12/29/2013 10:40 P.M. ET
Suggestions to change Votto's approach unwarranted
Plate discipline makes perennial NL MVP candidate among best hitters in game
By Richard Justice / MLB.com
Some people think it would be a good idea for Reds first baseman Joey Votto to make more outs. To get on base less. To help out the opposition. At least, I think that would be the intent. Friends, you can't make this stuff up.
National League pitchers have to love this suggestion. If Votto is going to start getting himself out, their jobs suddenly become easier. How does this nonsense get started anyway? Are some of you bored? I'm as ready for Spring Training as the next guy, but let's not get silly.
Here's the bottom line: Joey Votto should NOT change his approach at home plate. To argue otherwise is nuts. He's already one of the NL's 10 best players, so why attempt to fix what's not broken?
Let's review the season that started this discussion among talk-show hosts, bloggers and others in Cincinnati. In 2013, Votto led the NL in on-base percentage for the fourth straight year.
OK, that's a good thing, right? Wrong. Some fans apparently see this as a negative. Votto also led the NL in walks, this for a third straight year. Some don't like this part of his game, either.
Never mind that his name was scattered around the NL leaderboard in almost everything: fifth in runs, sixth in hits, 10th in batting average, 11th in home runs, 11th in slugging and fourth in OPS.
He and D-backs first baseman Paul Goldschmidt were tied for the NL lead in intentional walks with 19. Votto had a .477 on-base percentage with runners in scoring position. He may not have been the NL's best player in 2013, but there was no way to have that discussion without including Votto.
Now about the more sophisticated evaluations. I'll bet those math models expose a weakness in Votto's game. Well, not exactly. He was sixth in the NL in Wins Above Replacement among position players and fourth in offensive WAR, according to baseball-reference.com. Among all players, including pitchers, he was 10th in WAR.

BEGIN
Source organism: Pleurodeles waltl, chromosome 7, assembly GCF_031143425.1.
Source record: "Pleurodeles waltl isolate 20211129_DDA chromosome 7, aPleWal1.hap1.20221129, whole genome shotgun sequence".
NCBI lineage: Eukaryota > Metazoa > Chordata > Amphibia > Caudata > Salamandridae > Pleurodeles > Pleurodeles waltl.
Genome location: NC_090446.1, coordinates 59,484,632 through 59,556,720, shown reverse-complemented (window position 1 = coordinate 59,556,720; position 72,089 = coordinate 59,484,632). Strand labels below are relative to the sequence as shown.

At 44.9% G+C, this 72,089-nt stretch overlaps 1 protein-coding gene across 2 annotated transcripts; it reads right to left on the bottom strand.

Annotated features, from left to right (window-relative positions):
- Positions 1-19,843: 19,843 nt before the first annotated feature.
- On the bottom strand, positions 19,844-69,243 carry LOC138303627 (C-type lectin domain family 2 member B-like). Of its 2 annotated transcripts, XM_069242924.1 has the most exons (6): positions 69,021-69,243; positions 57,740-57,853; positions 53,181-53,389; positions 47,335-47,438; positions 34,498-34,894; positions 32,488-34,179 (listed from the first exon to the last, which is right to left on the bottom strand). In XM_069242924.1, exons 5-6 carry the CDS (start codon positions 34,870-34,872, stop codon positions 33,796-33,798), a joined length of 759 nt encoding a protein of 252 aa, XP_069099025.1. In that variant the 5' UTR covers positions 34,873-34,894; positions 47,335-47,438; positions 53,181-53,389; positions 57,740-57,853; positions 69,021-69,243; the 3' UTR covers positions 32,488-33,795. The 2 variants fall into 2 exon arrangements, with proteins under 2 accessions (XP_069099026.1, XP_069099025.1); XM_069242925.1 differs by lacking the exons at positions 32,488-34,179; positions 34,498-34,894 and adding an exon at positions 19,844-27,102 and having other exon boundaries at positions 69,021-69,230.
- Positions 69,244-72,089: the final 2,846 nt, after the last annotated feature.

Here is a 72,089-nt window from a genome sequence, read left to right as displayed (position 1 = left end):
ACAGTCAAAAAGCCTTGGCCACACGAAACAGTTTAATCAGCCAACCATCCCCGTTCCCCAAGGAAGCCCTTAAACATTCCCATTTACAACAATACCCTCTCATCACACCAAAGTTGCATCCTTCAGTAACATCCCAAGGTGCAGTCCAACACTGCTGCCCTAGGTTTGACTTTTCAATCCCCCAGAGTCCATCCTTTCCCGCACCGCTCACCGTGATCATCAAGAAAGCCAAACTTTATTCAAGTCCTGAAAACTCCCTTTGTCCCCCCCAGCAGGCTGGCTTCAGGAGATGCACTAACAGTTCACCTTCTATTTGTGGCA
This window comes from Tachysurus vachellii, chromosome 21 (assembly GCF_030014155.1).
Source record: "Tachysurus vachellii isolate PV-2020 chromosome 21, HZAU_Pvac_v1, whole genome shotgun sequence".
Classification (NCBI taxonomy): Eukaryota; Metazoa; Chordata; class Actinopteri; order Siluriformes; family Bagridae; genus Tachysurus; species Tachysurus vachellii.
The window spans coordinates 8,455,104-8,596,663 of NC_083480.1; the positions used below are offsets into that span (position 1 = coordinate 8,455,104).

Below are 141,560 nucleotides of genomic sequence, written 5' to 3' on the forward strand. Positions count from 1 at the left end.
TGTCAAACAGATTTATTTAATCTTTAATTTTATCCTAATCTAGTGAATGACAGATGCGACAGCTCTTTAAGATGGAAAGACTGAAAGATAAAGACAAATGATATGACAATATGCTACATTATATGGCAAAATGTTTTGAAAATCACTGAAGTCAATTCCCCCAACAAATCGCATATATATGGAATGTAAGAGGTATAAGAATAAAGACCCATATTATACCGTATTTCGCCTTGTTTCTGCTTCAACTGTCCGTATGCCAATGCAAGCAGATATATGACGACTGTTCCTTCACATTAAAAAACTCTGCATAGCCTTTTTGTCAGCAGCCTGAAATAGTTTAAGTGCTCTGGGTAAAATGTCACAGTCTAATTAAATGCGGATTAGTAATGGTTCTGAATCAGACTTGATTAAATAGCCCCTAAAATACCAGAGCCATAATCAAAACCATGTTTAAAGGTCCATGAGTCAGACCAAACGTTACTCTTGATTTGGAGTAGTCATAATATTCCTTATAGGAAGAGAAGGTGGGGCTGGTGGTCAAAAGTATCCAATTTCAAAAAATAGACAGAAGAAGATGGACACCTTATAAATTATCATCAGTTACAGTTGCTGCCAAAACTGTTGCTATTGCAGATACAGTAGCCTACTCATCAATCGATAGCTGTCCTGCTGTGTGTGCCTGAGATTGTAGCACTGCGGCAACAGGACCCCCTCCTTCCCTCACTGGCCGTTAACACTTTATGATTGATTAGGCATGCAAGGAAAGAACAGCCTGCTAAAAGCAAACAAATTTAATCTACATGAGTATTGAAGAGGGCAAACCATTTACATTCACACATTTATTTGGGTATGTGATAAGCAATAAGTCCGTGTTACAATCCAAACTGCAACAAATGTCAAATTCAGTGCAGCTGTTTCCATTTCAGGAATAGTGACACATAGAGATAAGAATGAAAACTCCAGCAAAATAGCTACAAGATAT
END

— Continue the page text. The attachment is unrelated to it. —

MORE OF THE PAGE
To some, this isn't good enough. They point to the fact that Votto had just 73 RBIs. You and I understand that RBIs are a function of time and place, and that there are far better ways to evaluate a player. Some folks haven't caught up with us.
For instance, OBP and slugging percentage and OPS are very good at revealing offensive value. Votto was first, 11th and fourth in the NL in those three measuring sticks.
In the end, the game is still about not making outs. Some of baseball's smartest organizations pride themselves on finding offensive players with the discipline to grind out long at-bats and to force opposing pitchers to throw more pitches than they'd like.
No hitter in baseball forced pitchers to throw more pitches last season than Votto. He saw 3,033 in all, 18 more than Mike Trout. He led the NL in 2011 as well, finishing right behind Dustin Pedroia and Curtis Granderson among all big league hitters.
Still, because Votto had just the 73 RBIs, some have argued -- and Reds executives have been asked about it several times -- he should expand his strike zone with runners in scoring position. It's not like he's failing in these situations. That .477 OBP with runners in scoring position speaks volumes. Only four NL hitters got on base more frequently in these situations.
The thinking goes that if Votto swings at more pitches out of the strike zone -- in other words, if he gets away from one of the things that makes him so good -- he'll get more RBIs. This advice is about as wrong-headed as it gets. Votto has 3,790 plate appearances in his seven big league seasons. He has done things one way virtually the entire time. This is who he is. He should not be changing now. He's plenty valuable to the Reds NOT making outs.
If he starts swinging at pitches out of the strike zone, he'll hurt the Reds. Rather than going up, his RBI total might go down, although this (again) is a function of time and place.
He'd certainly be on base less, see fewer pitchers, etc. There's lineup chemistry to consider. If Votto becomes a wild swinger, what message does that send to Brandon Phillips and/or Jay Bruce behind him? He's telling them he doesn't trust them, that he believes it's on him to deliver.
It's not on him. It's on all of them. Hitters feed off one another. Bruce and Phillips would be the first to say that hitting behind Votto has been good for them, has given them more opportunities.
It's natural to look for ways to improve the Reds after another quick exit from the postseason. Changing Votto would be the wrong thing to do. He's a joy to watch and is a role model in an assortment of ways. In short, the Reds are lucky to have him, just the way he is.
Richard Justice is a columnist for MLB.com. Read his blog, Justice4U. This story was not subject to the approval of Major League Baseball or its clubs.